In early 2009, the speculation about what Michelle Obama would wear to the Inaugural Ball became a national obsession among style watchers, with the first lady keeping her frock top secret until the party started.
The gown she chose was a one-shouldered, white chiffon ball gown created by then 26-year-old Taipei-born designer Jason Wu. Before the big reveal, Obama's mystery gown was a topic of endless fascination. Even Forbes magazine offered an article on the topic: "Ten Inaugural Gowns Fit for Michelle Obama."
Four years later, the buzz in the style world is building again.
"Inauguration night is arguably the world's biggest photo opportunity, and the first lady knows all eyes will be on what she's wearing," said Glamour magazine contributing style editor Tracey Lomrantz Lester. "I'm betting she'll showcase another up-and-coming designer, like she did with Jason Wu in 2008. Prabal Gurung is a likely choice. She's been wearing more and more of his clothes lately, and his eveningwear in particular is brilliantly designed and utterly unique."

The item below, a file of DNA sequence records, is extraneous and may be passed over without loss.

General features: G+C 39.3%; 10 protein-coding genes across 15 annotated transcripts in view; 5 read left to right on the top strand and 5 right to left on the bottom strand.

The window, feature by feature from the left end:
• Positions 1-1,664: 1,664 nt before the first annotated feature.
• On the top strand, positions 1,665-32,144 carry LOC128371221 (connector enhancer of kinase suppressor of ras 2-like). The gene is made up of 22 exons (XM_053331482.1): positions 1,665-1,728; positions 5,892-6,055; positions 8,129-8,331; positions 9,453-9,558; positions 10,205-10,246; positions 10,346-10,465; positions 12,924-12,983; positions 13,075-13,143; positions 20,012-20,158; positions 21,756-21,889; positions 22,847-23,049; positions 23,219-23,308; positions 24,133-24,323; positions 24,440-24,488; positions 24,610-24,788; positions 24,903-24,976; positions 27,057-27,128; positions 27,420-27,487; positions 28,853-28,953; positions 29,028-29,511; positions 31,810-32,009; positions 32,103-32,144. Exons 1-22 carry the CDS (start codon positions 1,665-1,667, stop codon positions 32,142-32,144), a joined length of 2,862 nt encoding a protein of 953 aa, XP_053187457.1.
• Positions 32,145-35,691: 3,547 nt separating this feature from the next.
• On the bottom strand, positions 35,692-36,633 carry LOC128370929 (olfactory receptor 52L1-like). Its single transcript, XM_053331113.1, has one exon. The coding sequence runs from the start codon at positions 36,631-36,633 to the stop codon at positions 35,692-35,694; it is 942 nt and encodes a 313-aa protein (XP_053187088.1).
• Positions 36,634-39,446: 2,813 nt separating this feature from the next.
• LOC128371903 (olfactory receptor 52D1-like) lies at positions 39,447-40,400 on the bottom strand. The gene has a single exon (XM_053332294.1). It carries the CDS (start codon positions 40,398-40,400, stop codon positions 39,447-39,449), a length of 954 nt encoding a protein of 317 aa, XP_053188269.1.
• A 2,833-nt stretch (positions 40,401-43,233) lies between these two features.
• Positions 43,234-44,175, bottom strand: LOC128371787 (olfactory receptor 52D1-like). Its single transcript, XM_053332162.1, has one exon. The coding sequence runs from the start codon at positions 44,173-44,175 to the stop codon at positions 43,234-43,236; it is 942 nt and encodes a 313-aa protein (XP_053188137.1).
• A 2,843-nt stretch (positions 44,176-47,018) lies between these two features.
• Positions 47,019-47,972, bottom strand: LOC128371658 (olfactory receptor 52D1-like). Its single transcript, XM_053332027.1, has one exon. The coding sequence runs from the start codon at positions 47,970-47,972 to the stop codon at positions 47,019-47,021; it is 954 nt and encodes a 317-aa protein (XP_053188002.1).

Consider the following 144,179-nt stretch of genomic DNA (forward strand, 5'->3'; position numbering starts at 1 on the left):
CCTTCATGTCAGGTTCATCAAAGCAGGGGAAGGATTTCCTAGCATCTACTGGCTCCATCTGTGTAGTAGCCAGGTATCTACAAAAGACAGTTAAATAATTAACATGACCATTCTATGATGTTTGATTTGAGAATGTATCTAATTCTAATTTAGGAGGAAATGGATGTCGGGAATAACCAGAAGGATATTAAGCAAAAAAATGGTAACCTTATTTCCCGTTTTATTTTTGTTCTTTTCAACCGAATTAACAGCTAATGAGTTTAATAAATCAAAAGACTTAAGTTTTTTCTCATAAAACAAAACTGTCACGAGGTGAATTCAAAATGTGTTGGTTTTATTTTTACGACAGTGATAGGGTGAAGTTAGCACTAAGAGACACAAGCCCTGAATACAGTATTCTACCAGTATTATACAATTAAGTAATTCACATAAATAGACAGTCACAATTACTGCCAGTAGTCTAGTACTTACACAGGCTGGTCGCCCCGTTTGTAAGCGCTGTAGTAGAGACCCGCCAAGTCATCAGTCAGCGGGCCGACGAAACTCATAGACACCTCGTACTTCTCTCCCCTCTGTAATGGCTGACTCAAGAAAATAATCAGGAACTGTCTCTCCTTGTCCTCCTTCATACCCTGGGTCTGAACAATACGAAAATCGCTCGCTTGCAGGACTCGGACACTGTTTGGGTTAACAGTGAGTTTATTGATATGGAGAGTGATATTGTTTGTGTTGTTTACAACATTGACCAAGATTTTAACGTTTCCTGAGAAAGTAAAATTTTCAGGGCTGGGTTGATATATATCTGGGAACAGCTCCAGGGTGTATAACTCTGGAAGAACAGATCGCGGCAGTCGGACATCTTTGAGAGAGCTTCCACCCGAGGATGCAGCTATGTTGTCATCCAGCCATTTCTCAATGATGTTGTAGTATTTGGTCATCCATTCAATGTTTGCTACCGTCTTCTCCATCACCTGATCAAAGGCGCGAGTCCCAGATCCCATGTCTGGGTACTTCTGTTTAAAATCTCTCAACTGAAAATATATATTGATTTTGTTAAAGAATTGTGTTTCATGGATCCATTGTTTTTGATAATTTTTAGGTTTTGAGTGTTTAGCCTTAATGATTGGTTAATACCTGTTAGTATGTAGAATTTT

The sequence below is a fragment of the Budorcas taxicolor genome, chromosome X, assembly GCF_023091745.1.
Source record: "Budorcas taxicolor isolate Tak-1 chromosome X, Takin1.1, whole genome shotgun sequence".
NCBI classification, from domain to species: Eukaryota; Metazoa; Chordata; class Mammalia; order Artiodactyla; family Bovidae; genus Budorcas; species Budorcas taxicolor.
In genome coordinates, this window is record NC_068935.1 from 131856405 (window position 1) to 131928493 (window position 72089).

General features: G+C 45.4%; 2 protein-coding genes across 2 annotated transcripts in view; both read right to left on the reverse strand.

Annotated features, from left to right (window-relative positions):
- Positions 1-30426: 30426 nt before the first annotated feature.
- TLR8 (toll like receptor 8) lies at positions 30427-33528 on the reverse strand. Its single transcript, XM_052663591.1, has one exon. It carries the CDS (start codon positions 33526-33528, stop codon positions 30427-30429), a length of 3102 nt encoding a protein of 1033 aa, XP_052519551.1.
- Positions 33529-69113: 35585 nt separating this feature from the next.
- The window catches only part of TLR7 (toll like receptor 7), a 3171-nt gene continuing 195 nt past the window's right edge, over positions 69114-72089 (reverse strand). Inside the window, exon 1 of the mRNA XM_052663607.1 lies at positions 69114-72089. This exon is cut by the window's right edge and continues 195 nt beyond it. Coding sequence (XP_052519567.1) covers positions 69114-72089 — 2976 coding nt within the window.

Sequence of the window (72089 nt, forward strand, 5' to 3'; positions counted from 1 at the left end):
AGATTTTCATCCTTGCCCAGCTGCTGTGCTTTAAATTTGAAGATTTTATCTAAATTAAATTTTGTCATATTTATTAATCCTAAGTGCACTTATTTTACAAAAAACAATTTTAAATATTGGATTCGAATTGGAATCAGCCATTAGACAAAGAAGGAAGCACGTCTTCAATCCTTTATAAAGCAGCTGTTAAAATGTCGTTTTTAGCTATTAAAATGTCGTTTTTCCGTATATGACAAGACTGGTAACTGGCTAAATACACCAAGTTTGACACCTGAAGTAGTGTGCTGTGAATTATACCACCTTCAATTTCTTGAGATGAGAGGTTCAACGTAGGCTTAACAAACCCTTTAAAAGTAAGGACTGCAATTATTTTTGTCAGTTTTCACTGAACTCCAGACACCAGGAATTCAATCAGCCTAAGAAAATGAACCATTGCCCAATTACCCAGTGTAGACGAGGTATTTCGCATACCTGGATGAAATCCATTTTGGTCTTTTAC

Given the wide range of designers that Obama has worn over the past four years, predicting who'll do the inaugural gown is tricky. Not only has she been favoring Gurung, but more recently she wore two dresses from up-and-coming New York-based designer Laura Smalls.
Given the first lady's penchant for helping new designers, Small has become a serious contender for crafting the coveted gown. Her designs are bold and feminine, but also classic enough to fit Obama's taste. There are also wild card possibilities such as Chris Benz.
Here's our unofficial list of contenders who have may have opportunity to design the first lady's dress.
Oscar de la Renta: The designer has been a frequent critic of Obama's decision to wear international designers. De la Renta told Women's Wear Daily: "Do you think Kate Middleton is going to be married in Marc Jacobs? Or you'd see Carla Bruni dressing in American clothes? This is a big industry in this country. Mrs. Obama does look great. She should take that and do something. She could do a great good for our industry." A bit of fashion trivia: de la Renta — who's known for his sumptuous and ultra-feminine gowns — famously dressed Jackie Kennedy in the 1960s.
Who are seven of the likely designers?
Christopher Muther can be reached at firstname.lastname@example.org.